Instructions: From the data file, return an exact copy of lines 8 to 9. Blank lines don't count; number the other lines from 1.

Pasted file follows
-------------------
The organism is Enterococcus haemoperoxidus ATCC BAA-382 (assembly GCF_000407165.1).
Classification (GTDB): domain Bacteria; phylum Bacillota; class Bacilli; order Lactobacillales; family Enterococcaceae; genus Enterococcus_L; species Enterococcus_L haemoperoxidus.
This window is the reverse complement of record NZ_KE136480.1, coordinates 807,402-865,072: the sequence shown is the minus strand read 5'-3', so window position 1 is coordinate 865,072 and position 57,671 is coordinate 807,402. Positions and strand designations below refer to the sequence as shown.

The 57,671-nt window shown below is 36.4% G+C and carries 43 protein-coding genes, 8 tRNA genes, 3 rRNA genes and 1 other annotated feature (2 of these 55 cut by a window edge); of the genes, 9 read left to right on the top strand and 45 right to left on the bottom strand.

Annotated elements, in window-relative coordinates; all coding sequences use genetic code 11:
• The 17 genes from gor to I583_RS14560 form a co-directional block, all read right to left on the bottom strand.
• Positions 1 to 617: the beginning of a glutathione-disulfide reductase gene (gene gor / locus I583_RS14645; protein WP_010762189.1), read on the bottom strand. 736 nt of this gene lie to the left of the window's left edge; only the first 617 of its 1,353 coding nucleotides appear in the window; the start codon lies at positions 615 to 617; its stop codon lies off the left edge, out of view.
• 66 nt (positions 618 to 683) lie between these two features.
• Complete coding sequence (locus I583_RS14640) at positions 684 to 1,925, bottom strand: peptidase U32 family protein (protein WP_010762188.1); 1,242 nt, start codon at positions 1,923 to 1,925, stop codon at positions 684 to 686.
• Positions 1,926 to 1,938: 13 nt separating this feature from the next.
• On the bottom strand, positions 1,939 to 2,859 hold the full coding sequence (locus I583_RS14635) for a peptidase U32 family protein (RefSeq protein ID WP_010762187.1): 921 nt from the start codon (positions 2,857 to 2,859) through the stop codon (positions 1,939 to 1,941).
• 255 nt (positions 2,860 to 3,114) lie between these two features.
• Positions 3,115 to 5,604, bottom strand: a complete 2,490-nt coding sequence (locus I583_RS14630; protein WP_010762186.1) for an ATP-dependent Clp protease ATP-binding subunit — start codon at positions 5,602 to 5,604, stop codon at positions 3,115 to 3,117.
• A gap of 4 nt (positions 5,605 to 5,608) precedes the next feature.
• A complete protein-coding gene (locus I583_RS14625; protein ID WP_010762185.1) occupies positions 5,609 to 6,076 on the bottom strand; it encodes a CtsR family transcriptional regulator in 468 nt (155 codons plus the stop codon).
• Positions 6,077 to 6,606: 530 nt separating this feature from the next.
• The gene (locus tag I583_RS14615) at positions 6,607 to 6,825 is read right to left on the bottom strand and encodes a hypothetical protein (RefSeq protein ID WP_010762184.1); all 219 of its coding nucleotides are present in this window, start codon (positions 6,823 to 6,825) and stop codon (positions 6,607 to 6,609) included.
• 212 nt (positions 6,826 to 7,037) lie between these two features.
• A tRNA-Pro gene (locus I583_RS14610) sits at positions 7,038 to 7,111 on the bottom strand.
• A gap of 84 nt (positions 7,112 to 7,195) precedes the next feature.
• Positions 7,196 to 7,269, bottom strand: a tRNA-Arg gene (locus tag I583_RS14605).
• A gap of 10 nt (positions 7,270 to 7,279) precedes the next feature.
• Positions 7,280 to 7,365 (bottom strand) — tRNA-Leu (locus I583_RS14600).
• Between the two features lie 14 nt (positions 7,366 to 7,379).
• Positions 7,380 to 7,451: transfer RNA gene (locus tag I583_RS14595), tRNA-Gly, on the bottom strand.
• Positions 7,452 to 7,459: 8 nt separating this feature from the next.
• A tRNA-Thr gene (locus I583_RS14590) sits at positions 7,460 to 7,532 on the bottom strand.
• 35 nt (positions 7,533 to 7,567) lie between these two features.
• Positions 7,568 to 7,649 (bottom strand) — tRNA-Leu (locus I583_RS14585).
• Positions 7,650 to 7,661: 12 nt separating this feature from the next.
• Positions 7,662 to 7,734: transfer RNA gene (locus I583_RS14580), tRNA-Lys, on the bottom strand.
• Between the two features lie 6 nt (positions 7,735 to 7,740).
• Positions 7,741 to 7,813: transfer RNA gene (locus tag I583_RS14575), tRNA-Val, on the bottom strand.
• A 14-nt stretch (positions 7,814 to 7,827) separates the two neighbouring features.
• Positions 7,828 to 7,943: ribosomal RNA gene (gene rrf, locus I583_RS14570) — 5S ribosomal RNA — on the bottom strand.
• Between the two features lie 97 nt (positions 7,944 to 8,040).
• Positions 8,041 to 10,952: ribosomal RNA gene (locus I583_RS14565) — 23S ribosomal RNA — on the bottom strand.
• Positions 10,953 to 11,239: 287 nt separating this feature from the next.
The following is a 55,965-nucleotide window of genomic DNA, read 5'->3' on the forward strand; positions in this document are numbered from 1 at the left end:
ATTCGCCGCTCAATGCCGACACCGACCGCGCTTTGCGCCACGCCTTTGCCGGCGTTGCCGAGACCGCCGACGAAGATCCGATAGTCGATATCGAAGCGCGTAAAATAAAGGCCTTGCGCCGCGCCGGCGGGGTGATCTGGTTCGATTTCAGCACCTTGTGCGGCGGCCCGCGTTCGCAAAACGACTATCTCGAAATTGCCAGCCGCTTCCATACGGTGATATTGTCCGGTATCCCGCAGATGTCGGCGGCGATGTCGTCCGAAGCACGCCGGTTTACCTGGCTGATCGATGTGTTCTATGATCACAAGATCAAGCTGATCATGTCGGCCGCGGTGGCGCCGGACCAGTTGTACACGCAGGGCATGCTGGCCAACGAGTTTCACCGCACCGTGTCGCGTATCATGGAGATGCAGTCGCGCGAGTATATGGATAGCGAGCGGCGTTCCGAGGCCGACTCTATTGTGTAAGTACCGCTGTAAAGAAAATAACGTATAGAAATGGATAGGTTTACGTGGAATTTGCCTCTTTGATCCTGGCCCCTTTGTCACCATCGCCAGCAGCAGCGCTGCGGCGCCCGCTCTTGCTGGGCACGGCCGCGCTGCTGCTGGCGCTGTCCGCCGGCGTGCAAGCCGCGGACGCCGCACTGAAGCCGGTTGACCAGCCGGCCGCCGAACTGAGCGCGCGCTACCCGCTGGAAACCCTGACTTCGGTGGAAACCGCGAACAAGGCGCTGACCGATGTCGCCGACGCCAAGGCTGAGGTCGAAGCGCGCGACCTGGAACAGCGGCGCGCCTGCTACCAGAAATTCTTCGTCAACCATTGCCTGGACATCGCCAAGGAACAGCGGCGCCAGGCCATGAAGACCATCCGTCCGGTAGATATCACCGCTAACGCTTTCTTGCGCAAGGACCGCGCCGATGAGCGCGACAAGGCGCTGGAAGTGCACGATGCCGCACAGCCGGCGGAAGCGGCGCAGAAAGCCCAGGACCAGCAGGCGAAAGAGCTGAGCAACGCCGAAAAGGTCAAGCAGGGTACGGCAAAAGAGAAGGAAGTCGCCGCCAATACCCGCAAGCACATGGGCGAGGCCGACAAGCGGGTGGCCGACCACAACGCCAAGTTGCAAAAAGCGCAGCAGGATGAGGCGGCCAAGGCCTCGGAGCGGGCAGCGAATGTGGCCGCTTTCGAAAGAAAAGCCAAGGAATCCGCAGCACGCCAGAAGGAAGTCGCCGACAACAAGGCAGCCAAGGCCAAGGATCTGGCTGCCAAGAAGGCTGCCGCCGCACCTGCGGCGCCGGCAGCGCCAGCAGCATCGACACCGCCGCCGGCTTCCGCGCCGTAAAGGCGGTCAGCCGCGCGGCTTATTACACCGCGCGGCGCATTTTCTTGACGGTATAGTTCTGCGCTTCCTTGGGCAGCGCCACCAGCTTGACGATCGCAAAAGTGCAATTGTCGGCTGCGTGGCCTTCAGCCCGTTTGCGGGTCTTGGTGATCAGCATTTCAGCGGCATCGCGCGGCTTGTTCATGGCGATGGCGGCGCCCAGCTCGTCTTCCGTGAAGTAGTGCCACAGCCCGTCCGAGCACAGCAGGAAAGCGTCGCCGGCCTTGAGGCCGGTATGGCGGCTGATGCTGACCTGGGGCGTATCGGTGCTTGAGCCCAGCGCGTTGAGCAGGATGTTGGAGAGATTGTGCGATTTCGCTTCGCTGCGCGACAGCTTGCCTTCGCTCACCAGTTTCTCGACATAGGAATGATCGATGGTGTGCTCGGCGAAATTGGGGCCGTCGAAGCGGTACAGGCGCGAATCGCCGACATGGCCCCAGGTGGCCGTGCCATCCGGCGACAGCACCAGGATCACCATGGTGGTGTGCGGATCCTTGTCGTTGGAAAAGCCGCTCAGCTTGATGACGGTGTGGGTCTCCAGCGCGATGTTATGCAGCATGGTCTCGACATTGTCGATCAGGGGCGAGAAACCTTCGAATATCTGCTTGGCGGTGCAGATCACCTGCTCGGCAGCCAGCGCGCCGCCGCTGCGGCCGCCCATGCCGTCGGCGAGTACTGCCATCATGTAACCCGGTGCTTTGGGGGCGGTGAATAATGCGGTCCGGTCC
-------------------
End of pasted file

• 66 nt (positions 618 to 683) lie between these two features.
• Complete coding sequence (locus I583_RS14640) at positions 684 to 1,925, bottom strand: peptidase U32 family protein (protein WP_010762188.1); 1,242 nt, start codon at positions 1,923 to 1,925, stop codon at positions 684 to 686.